General methods
Participants
Participants (average age = 20.7 years, 31 female and 21 male) were the authors (Experiments 2 and 3) and students from the University of Aberdeen (all experiments), recruited via an online research participation system or by word of mouth, participating either in return for course credit or with reimbursement. All participants reported normal or corrected-to-normal vision. Before taking part, they all signed an informed consent for the study that was approved by the local ethics committee. 
Apparatus
Participants were tested in a quiet, dimly lit experimental room. They were seated at either 2 m (Experiments 1, 2, and 3, see also Malania et al., 2007) or 52 cm (Experiment 3, see also Panis & Hermens, 2014) from a 24-in. wide-screen Silicon Graphics computer monitor (1920 × 1080 pixels, set at a refresh rate of 72 Hz). Stimulus presentation was controlled by a Dual Core PC (replaced by a similar PC after participant 10 in Experiment 3, due to hardware failure), using the OpenSesame software package (Mathôt, Schreij, & Theeuwes, 2012) under the Lubuntu (version 13.10) operating system. A USB number pad, extended by a USB 2.0 cable was used to record participants' responses. 
Stimuli
Each trial started with four corner elements on a virtual rectangle measuring 10.05° (width) by 4.09° (height; illustrated in Figure 1a). Corner elements themselves were 0.26° wide and tall, and presented in white (79.5 cd/m2) on a dark background (0.11 cd/m2). The use of the corner elements was inspired by the work in the Herzog lab (e.g., Hermens, Scharnowski, & Herzog, 2009; Malania et al., 2007). It provides participants with a temporal cue to the impending onset of the target and a spatial cue to the center of the image without forwardly masking the target. The fixation stimulus was followed by the target and mask. The vernier target's size on the screen was kept constant throughout the experiment, which extended 19.9 arcmin by 0.50 arcmin per segment at the standard viewing distance of 2 m (Figure 1b). The standard horizontal offset between the elements was 0.99 arcmin, which was halved or doubled, depending on performance of the participant in the first set of trials. Flankers were presented at a distance of 8.0 arcmin from the center of the vernier target, and the same distance was used for the spacing between flankers. The vernier target and mask elements were presented in white on a dark background, except for some mask elements in Experiment 2, which were presented in half contrast values, resulting in gray-looking (16.6 cd/m2) elements. 
Design
Each experiment involved participants responding to a target vernier surrounded by two or more flankers (except for the vernier-only condition, in which the vernier was presented in isolation). Various configurations of flanker layouts were used, which were randomly interleaved across the trials in the experiment. In Experiment 3, different presentation durations and viewing distances were used, which were presented in a blockwise manner. On each trial, the target vernier could be offset to the left or right, and equal numbers of left and right offset targets were used, whose order was randomized for each participant along with the conditions.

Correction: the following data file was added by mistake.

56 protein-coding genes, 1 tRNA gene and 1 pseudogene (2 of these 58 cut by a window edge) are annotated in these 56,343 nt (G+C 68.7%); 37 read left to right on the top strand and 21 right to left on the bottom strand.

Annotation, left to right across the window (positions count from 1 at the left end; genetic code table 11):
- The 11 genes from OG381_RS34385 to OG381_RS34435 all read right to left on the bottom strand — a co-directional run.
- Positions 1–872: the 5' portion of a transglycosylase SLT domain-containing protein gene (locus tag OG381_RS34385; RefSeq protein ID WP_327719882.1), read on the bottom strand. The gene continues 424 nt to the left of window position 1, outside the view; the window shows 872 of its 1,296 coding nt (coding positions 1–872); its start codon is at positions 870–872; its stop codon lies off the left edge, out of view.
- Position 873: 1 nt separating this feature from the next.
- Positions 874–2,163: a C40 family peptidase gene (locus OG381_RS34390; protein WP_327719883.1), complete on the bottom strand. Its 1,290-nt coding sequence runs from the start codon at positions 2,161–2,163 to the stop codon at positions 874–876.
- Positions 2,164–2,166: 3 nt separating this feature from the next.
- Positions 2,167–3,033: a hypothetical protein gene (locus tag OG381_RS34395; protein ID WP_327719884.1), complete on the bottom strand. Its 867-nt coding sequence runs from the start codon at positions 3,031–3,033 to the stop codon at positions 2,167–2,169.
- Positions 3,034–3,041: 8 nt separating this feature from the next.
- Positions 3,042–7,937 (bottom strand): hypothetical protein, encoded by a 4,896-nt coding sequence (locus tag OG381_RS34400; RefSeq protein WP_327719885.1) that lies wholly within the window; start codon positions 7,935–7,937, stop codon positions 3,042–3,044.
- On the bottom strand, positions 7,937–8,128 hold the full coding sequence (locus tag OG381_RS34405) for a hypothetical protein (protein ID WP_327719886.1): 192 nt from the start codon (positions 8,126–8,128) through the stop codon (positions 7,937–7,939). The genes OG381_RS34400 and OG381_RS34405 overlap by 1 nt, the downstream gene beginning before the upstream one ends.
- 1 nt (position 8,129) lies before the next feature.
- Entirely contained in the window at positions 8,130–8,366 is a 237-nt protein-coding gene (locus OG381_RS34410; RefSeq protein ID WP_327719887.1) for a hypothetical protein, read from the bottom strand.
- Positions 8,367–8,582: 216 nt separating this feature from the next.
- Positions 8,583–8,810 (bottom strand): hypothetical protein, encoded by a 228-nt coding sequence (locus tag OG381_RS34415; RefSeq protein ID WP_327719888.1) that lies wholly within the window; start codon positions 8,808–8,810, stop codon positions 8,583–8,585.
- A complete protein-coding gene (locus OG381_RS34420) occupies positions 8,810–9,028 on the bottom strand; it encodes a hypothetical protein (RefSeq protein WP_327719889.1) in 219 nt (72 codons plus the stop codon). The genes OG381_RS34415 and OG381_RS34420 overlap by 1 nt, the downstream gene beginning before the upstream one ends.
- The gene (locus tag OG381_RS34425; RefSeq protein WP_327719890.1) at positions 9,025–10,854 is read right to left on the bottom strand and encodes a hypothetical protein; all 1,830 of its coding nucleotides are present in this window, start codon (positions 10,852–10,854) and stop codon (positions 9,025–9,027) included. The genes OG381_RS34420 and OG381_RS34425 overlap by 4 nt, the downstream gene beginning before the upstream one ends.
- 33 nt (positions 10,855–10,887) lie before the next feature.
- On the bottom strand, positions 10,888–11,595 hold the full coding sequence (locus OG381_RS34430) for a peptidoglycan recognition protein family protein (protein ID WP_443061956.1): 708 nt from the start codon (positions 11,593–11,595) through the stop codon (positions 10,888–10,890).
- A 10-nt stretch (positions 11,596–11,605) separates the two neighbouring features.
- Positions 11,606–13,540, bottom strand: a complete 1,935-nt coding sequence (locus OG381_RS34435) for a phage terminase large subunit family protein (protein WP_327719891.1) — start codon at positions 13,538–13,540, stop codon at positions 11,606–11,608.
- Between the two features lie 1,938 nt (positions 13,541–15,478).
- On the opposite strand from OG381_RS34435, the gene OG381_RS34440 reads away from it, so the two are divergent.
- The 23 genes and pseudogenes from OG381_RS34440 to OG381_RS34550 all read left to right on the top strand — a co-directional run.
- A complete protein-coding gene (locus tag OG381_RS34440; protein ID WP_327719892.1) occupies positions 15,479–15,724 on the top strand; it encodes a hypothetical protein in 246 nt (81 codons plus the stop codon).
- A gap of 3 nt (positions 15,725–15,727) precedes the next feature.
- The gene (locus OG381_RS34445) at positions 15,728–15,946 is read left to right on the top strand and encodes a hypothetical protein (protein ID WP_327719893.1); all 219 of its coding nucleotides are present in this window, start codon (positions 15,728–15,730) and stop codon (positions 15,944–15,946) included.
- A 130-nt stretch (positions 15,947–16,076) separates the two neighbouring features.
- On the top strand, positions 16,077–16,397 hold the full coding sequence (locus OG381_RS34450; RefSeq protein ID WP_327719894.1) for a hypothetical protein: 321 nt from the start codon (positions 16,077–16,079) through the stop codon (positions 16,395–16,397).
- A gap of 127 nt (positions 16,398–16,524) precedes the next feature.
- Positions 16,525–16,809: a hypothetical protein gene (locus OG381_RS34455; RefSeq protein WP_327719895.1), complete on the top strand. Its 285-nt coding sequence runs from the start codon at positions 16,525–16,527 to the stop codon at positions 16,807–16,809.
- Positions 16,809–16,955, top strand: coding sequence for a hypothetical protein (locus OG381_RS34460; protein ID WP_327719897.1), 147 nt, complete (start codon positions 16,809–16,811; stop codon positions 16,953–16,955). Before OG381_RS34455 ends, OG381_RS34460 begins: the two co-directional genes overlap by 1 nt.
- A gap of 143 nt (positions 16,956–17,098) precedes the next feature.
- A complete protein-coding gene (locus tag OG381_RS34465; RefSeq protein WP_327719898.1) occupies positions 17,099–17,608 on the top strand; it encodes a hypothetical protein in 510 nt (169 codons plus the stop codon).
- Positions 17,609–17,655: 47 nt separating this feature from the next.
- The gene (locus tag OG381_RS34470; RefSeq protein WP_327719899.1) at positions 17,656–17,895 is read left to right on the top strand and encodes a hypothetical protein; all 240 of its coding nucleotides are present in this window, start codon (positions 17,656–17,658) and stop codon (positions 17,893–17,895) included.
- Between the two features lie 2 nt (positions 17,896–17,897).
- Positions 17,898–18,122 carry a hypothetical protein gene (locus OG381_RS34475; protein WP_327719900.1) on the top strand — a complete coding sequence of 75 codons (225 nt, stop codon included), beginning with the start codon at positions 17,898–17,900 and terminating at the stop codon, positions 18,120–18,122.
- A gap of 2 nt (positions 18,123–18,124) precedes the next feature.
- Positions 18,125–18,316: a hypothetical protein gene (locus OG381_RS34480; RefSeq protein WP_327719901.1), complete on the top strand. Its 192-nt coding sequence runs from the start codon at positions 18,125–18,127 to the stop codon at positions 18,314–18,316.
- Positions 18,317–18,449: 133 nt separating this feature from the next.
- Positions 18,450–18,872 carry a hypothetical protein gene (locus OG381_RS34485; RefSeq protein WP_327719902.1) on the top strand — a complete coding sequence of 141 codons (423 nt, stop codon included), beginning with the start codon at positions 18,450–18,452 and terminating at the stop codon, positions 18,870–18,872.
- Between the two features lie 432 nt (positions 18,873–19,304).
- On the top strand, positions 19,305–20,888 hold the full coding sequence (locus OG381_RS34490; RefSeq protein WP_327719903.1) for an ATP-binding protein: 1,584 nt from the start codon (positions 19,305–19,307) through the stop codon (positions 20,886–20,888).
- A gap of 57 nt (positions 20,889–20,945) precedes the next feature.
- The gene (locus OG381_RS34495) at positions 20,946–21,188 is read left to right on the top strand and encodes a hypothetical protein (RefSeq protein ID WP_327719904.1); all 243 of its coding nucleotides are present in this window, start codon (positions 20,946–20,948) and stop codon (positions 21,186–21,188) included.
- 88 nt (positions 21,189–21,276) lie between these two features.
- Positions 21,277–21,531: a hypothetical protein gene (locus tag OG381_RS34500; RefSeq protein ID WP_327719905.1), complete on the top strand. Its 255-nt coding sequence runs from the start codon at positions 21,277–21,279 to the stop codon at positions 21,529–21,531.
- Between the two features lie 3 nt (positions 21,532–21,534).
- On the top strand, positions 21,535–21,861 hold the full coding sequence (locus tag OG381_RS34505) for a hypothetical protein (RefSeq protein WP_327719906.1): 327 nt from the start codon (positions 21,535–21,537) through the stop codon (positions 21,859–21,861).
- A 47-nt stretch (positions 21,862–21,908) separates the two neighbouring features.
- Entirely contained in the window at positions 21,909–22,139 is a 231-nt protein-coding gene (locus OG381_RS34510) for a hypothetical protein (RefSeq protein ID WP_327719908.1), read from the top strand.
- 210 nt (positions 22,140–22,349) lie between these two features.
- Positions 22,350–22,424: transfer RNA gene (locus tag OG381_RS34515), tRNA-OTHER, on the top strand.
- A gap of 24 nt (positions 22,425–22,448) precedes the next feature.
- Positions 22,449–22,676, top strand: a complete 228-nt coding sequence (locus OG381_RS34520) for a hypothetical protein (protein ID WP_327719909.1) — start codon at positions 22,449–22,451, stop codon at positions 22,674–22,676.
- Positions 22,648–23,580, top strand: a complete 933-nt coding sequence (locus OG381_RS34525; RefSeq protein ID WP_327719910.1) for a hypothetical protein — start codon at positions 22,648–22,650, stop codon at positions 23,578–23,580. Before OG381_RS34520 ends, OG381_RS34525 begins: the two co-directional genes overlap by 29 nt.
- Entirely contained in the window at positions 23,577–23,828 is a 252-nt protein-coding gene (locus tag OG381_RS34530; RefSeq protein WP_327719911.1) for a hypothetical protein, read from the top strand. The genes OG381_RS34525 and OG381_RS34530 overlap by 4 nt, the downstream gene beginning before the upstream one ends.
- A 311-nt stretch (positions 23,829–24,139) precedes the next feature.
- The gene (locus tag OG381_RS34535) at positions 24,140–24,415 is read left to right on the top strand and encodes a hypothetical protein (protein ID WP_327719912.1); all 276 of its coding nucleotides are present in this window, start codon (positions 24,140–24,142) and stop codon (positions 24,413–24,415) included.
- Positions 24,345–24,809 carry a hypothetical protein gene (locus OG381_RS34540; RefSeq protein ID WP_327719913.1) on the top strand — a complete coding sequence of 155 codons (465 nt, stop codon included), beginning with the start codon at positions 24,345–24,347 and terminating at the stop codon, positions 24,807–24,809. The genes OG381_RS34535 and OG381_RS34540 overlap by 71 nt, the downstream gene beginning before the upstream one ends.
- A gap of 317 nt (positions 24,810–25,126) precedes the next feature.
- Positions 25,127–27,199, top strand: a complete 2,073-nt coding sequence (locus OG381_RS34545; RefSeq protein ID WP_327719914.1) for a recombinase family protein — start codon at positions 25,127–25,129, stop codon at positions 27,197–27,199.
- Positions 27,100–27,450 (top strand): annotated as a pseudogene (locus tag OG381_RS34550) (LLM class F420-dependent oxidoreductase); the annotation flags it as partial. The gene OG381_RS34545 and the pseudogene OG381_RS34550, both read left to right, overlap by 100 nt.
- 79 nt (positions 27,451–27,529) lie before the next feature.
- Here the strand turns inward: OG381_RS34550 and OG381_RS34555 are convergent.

Procedure
Participants were seated at a distance of 2 m (Experiments 1, 2, and some conditions in Experiment 3) or 52 cm (short viewing distance in Experiment 3) from the computer monitor and provided a USB number pad for their responses. The stimulus sequence is illustrated in Figure 1a. Each trial started with four white corner elements followed by the target and mask presented until the first refresh after 200 ms (208 ms for the 72 Hz screen that we used; Experiments 1, 2, and some conditions in Experiment 3), or approximately 14 ms (1 refresh of the screen at 72 Hz; some conditions of Experiment 3). Participants were asked to report the position of the lower segment of the vernier (left or right) with respect to the top segment as quickly and accurately as possible by pressing the 4 key (left) or the 6 key (right) on the keypad. Feedback was provided after each trial with the corner elements returning in red (incorrect response) or green (correct response) for 500 ms. Participants started with a practice block, in which verniers were always presented in isolation with various offsets to ensure that participants understood the task. After these practice trials, the experiment started. After the first 35 trials of the experiment, feedback on the overall error rate and average response time was provided. Based on the accuracy reported during this feedback, the experiment was either continued (accuracy around 75%, exact thresholds set for each experiment separately), or restarted with half the offset (for high performance) or double the offset (for low performance) for the target vernier. After each subsequent 100 trials, further feedback on accuracy and average response times was provided and an opportunity to take a break. After completing the experiment, which typically took 35 to 40 minutes, participants were debriefed about the purpose of the study. 
Data analysis
Accuracy and median response times across correct responses were computed for each stimulus condition. We also computed average response times after filtering the response times for outlier data, but as this analysis provided very similar patterns of results to the median response times, only the medians will be reported. To examine statistical significance of differences across conditions, univariate repeated measures ANOVAs (Greenhouse-Geisser corrected where appropriate) and t tests will be reported. For sets of post hoc comparisons, Bonferroni corrections will be applied to keep the overall type I error rate for the set equal to 0.05. Note that the critical value rather than the computed p values will be adjusted. Because scatterplots comparing different measures suggested linear trends in most instances, Pearson's correlations were used.